Stark isn't above such manipulation, although he likes to imagine that he is. The first two movies saw Stark reject a violent legacy and embrace his identity as a hero, placing himself above those who would twist his technology into something monstrous. He surrounded himself with good people he could trust, giving his technology to the only person in the military he could trust to use it for good and justice, Colonel Rhodes; and carefully picking a Stark Industries CEO replacement, Pepper Potts, who would instantly recognize and reject projects and individuals that might go against his new heroic philosophy, as we see at the beginning of "Iron Man Three" when she refuses to invest in Aldrich Killian's A.I.M. research because it would be too easily weaponized.
But his good intentions go awry because he forgets to account for the human factor: himself. "Iron Man Three" takes the events of "The Avengers" to their logical conclusion and shows us an Iron Man who literally crossed over to the other side and thought he was dead. Now, having not died but lived, he struggles with insomnia, nightmares, and crippling anxiety attacks, unable to come back from that one, terrifying moment when his display screens flickered out in the deepest reaches of space, on the other side of a wormhole that had just unleashed an alien army on his world. He's burdened with the knowledge of his own mortality, and struggles to reconcile his identity as a mighty hero with the realization that despite all his strength and armor, he can still die. There is a powerful moment in "Iron Man Three" where Tony drags his useless, broken Iron Man suit through a snowy forest, a striking image of the fallible man weighted down by the burden of his heroism.
Despite all this, "Iron Man Three" manages to avoid falling into the trap of the superhero angst machine. Tony may be unraveling, but he's still Tony Fuckin Stark--the charm, the snark, the narcissism--and the movie finds a good balance between the heavy stuff and the funny stuff. There's the usual sparring with his girlfriend Pepper and his best friend Rhodey, always welcome, especially in the hands of a director with a flare for memorable dialogue. And there are also some wonderful encounters with various members of the adoring public as Tony journeys across the country. I think this may be the first superhero movie that actually handles the issue of superhero public relations realistically and well, showing us encounters between the hero and his fans that ring delightfully true to anyone who has ever been to a Comic-Con.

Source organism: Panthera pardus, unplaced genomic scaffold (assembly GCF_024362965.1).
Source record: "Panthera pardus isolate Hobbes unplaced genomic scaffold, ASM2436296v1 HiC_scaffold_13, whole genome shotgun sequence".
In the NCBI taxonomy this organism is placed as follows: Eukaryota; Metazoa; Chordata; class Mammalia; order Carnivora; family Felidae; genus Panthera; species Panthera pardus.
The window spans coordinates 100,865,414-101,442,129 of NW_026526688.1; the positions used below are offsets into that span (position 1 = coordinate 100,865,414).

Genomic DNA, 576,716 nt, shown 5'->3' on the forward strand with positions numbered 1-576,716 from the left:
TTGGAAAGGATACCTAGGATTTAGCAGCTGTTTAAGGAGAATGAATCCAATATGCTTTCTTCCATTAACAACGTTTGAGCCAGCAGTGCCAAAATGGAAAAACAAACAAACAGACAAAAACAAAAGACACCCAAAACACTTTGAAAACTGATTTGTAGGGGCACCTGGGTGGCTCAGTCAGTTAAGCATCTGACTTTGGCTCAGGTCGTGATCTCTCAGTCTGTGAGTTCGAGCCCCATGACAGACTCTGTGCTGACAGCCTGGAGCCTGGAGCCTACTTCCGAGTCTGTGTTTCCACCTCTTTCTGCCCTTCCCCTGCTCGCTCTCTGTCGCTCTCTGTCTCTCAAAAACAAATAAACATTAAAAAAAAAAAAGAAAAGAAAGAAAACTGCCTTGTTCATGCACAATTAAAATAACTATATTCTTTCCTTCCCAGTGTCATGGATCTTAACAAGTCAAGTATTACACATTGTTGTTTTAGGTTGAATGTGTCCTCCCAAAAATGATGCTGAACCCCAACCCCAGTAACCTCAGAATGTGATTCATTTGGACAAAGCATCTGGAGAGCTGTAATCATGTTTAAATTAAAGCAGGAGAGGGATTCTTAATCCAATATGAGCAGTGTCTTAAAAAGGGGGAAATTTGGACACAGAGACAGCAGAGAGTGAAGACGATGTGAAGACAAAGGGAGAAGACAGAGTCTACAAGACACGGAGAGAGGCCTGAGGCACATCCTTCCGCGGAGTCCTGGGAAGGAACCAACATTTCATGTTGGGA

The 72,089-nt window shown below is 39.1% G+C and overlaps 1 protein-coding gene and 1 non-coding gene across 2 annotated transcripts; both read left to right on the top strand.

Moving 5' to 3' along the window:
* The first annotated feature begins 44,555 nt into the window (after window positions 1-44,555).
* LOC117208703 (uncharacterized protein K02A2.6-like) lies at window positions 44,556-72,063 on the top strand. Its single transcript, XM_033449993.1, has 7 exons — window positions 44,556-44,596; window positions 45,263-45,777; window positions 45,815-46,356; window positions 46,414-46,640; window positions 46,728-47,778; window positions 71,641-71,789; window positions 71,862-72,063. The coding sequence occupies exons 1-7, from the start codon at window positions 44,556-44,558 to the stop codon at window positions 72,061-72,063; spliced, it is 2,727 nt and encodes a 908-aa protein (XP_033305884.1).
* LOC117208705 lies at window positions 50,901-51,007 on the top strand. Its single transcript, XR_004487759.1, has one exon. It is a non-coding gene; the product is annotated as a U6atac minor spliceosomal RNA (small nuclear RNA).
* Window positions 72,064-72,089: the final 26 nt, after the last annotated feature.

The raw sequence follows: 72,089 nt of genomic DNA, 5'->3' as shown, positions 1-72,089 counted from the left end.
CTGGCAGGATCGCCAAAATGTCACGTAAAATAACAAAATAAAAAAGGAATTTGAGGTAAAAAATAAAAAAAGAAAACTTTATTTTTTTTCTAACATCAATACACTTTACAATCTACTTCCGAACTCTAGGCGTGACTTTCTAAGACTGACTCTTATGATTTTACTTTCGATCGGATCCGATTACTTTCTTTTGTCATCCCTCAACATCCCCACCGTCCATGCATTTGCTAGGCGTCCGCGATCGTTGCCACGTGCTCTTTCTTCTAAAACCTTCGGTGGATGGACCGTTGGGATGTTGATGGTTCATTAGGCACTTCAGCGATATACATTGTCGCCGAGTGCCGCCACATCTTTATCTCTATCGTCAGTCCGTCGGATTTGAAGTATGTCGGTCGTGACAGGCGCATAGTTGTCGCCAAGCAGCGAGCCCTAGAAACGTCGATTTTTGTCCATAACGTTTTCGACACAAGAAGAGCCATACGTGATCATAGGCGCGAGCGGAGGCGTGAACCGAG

|It's--it's you! Oh man, I have all your work, you're like, an inspiration!|
Stray thoughts (and another SPOILER ALERT):
-I loved the reveal at the end of the credits, that this movie was a story that Tony was trying to tell to Bruce Banner (the Hulk), and Bruce had just slept through the whole thing because he was so bored by it. I'm a little disappointed we didn't get an end-credit tease of one of the other Marvel universe movies, but I think this way was better because it built on the wonderful bro-scientist friendship Bruce and Tony had in "The Avengers."
-Ben Kingsley knocked it out of the park as "The Mandarin." Not to compare "Iron Man Three" to another Batman movie, but it basically took the R'as al Ghul twist from "Batman Begins" and made it way better because Kingsley played it for laughs and poor Tony just looked so confused.
-Nitpicking fan-girl time! So at the end of this movie, Tony destroys all his Iron Man suits, fine; and he fixed Pepper so she's no longer on fine, that's fine too; and then he gets the shrapnel removed from his heart so he doesn't need the arc reactor in his chest anymore. Wait, what? Wasn't the whole plot of "Iron Man 2" that the metal in his arc reactor was killing him? And that it was a catch-22 because he couldn't live without the arc reactor in his chest keeping the shrapnel away from his heart, but he couldn't keep the arc reactor in his chest because it was poisoning him? If he could just get the shrapnel removed the old-fashioned way, with doctors and surgery, why did he go through all the trouble of making a new, safer element to put in his arc reactor in "Iron Man 2"? In fact, why didn't he just get it removed in the first "Iron Man" if such a thing was possible?
-Another nitpicky fan-girl moment: so the Extremis formula makes people regrow lost limbs. Where does the extra mass to make those limbs come from? In the movie, limbs just seem to regenerate from the host body, but where is the new limb getting its matter? Scientifically speaking, those A.I.M. henchmen should be cramming food into their mouths constantly in order to have enough mass and energy to regenerate limbs. This is the same thing that bugs me about the Incredible Hulk, who is much more massive and apparently denser than Bruce Banner, but where does the extra mass come from?!
I leave you with a comic that addresses my feelings about the mass issue.
|From the amazing webcomic, "American Captain."|